Sponsored by: Integrity Windows and Doors
Remodeling an older home to fit your client’s specific vision can be challenging, especially when the owners want you to take a traditional, dark building and turn it into a light-filled contemporary masterpiece. It’s a situation that contractors face regularly, wherein every challenge is unique and requires an equally unique solution.
Addressing architectural issues and blending the finished project into its surroundings, while bringing the owner’s vision to life isn’t always easy. Add in the requirements of a neighborhood association and the challenges can seem imposing. But when the right balance is achieved, it can be very satisfying to all concerned.
Cultivating the client’s initial vision of their home into an image that will hit that balance is key. Just how much do you give in to the homeowner’s wishes when you know the house they’re imagining will fall short of the neighborhood association’s standards? At what point do you stop them and suggest a different direction?
The owners of the home that would come to be known as Blue House presented Ann Lathrop and her firm, Sellars Lathrop Architects (SLA), of Fairfield, Connecticut, with this very situation during their initial interview.
Blue House, the Backstory
Blue House sits just two miles from Jennings Beach, but the older tree-filled neighborhood doesn’t portray the bright colors and spirited vibe of many beach-adjacent neighborhoods. Instead, the homes surrounding Blue House are painted in richer hues that echo the nearby ocean. For Blue House, the more traditional deep blues, whites and grays belie the contemporary vision found inside the remodeled home.
“The house was an original 1940’s Colonial with very few upgrades done over the years. The new owners, from New York City, bought it for its location, size and potential,” Lathrop explained.
“At first the request was for a very modern exterior expression,” she continued. “But we knew the neighborhood and surroundings. It is better to keep the exterior more classic to blend with the New England aesthetic. This is better for house value and neighborhood value — people around here really love traditional exteriors. We also knew they had to have an association approval and review process, and it would have taken too long if the exterior was in question.”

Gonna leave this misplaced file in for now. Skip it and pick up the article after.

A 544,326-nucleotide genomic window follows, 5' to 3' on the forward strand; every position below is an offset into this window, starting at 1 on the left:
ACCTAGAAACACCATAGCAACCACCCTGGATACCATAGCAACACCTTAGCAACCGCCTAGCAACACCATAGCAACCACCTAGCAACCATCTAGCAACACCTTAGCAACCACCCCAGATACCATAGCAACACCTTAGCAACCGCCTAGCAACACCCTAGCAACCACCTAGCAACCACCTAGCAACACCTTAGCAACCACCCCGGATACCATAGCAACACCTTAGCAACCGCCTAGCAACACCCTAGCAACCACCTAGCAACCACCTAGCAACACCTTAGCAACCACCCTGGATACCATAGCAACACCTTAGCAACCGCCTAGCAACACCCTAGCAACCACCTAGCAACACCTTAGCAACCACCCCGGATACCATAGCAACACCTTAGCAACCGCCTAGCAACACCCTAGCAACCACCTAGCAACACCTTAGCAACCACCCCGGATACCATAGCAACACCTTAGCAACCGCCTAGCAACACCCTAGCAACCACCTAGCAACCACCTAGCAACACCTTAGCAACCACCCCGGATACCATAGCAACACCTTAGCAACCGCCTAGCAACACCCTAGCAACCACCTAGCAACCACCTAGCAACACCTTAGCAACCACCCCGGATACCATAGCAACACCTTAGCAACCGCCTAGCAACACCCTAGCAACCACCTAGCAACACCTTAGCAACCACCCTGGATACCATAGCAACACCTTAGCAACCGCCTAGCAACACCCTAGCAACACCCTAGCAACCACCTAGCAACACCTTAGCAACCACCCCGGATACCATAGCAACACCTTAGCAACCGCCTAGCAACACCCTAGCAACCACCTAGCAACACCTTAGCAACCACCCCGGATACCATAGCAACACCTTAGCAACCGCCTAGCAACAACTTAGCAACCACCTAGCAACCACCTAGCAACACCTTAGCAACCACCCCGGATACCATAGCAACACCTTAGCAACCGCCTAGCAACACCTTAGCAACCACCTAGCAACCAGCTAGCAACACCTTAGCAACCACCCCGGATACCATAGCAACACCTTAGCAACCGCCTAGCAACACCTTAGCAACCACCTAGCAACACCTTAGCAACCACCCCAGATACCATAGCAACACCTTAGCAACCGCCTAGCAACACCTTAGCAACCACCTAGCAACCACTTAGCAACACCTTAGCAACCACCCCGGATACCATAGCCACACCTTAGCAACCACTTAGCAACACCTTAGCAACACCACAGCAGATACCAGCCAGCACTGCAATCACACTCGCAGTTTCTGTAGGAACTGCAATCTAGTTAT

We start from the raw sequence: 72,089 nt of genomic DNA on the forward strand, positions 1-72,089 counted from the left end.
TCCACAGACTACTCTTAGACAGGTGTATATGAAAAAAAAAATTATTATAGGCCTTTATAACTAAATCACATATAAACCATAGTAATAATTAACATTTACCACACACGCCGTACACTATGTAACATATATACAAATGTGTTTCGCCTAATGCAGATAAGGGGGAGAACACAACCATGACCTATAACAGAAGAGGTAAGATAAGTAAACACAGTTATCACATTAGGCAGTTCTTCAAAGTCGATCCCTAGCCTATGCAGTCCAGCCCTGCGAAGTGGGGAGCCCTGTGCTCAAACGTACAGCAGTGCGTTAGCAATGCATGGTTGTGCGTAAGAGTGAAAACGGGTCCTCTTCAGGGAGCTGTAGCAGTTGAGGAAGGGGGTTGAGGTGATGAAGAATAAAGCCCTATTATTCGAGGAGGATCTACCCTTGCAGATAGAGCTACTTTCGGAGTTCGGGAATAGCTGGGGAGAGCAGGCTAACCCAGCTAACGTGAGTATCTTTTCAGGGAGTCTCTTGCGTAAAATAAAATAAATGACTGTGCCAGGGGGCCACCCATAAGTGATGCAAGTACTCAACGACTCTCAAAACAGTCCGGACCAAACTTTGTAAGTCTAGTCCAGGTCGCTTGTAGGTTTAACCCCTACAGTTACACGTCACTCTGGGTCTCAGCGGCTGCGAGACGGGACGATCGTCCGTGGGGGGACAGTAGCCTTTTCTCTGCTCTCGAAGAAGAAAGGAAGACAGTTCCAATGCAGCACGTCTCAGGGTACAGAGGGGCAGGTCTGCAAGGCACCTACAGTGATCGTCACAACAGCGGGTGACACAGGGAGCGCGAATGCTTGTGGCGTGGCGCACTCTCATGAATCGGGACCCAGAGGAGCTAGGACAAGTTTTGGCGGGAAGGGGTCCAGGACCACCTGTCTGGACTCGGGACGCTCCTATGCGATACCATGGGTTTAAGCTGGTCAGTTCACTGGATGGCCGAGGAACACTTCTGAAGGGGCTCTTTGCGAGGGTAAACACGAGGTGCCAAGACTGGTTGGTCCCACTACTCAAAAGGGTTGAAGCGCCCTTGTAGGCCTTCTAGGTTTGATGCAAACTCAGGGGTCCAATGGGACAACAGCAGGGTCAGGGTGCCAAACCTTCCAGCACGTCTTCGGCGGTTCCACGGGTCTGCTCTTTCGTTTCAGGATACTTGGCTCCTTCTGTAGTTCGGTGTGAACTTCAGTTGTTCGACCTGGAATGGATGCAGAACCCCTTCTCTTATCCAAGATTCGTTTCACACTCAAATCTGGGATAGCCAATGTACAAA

Once Lathrop got final approval of the home’s construction plans from the neighborhood association and the municipality, general contractor Signature Builders of Fairfield helped them break ground on the project. After a total of 17 months, nine of which were spent actively remaking Blue House into the owners’ vision, it was ready for move-in.
Marrying Old and New Architecture
The physical labor that was required to transform Blue House from a dark ’40s era home into a bright, contemporary space made up a lot of the wait time for the new owners, but those eight months before breaking ground were among the most intense for their contractors. During this period, SLA had a lot of homework to do to ensure that Blue House wouldn’t become an albatross for its owners and the neighborhood as a whole. Overcoming the effects of the dark woodwork and limited natural lighting, to give the interior a brighter, more expansive appearance, were key aspects of this project.
That meant researching the expectation that the neighborhood association was likely to have while still maintaining some aspect of the home’s history. Lathrop offered some insight into how to best balance these various elements.
“Always research what the association is about, who the people are, what their values are,” she said. “Look into how much change the neighborhood can take and if it’s worth it to pursue specific elements of the remodeling. Also, in this case, the new owners of the house made sure to make friends with everyone first before they presented their plans. That always, always helps.”